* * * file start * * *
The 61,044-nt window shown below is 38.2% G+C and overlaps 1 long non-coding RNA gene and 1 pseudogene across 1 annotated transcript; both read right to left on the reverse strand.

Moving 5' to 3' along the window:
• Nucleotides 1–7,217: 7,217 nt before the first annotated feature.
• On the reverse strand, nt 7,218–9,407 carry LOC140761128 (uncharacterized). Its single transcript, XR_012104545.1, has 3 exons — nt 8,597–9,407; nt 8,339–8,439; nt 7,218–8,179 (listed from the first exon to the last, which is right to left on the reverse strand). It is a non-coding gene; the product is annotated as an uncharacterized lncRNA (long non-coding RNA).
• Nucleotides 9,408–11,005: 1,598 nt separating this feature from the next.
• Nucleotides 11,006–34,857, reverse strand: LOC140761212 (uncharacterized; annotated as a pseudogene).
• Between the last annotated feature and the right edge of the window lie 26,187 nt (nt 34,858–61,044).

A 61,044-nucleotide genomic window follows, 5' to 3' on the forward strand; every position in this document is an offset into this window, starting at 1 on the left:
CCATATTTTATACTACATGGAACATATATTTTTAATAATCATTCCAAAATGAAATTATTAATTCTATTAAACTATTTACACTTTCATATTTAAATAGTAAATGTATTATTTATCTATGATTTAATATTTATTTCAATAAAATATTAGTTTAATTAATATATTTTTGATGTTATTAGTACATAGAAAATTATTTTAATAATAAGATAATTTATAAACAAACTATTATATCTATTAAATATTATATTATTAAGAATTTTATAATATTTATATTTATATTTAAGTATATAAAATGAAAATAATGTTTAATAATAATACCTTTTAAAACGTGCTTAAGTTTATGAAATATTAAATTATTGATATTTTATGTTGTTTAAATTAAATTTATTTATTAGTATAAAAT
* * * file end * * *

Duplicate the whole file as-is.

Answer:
The 61,044-nt window shown below is 38.2% G+C and overlaps 1 long non-coding RNA gene and 1 pseudogene across 1 annotated transcript; both read right to left on the reverse strand.

Moving 5' to 3' along the window:
• Nucleotides 1–7,217: 7,217 nt before the first annotated feature.
• On the reverse strand, nt 7,218–9,407 carry LOC140761128 (uncharacterized). Its single transcript, XR_012104545.1, has 3 exons — nt 8,597–9,407; nt 8,339–8,439; nt 7,218–8,179 (listed from the first exon to the last, which is right to left on the reverse strand). It is a non-coding gene; the product is annotated as an uncharacterized lncRNA (long non-coding RNA).
• Nucleotides 9,408–11,005: 1,598 nt separating this feature from the next.
• Nucleotides 11,006–34,857, reverse strand: LOC140761212 (uncharacterized; annotated as a pseudogene).
• Between the last annotated feature and the right edge of the window lie 26,187 nt (nt 34,858–61,044).

A 61,044-nucleotide genomic window follows, 5' to 3' on the forward strand; every position in this document is an offset into this window, starting at 1 on the left:
CCATATTTTATACTACATGGAACATATATTTTTAATAATCATTCCAAAATGAAATTATTAATTCTATTAAACTATTTACACTTTCATATTTAAATAGTAAATGTATTATTTATCTATGATTTAATATTTATTTCAATAAAATATTAGTTTAATTAATATATTTTTGATGTTATTAGTACATAGAAAATTATTTTAATAATAAGATAATTTATAAACAAACTATTATATCTATTAAATATTATATTATTAAGAATTTTATAATATTTATATTTATATTTAAGTATATAAAATGAAAATAATGTTTAATAATAATACCTTTTAAAACGTGCTTAAGTTTATGAAATATTAAATTATTGATATTTTATGTTGTTTAAATTAAATTTATTTATTAGTATAAAAT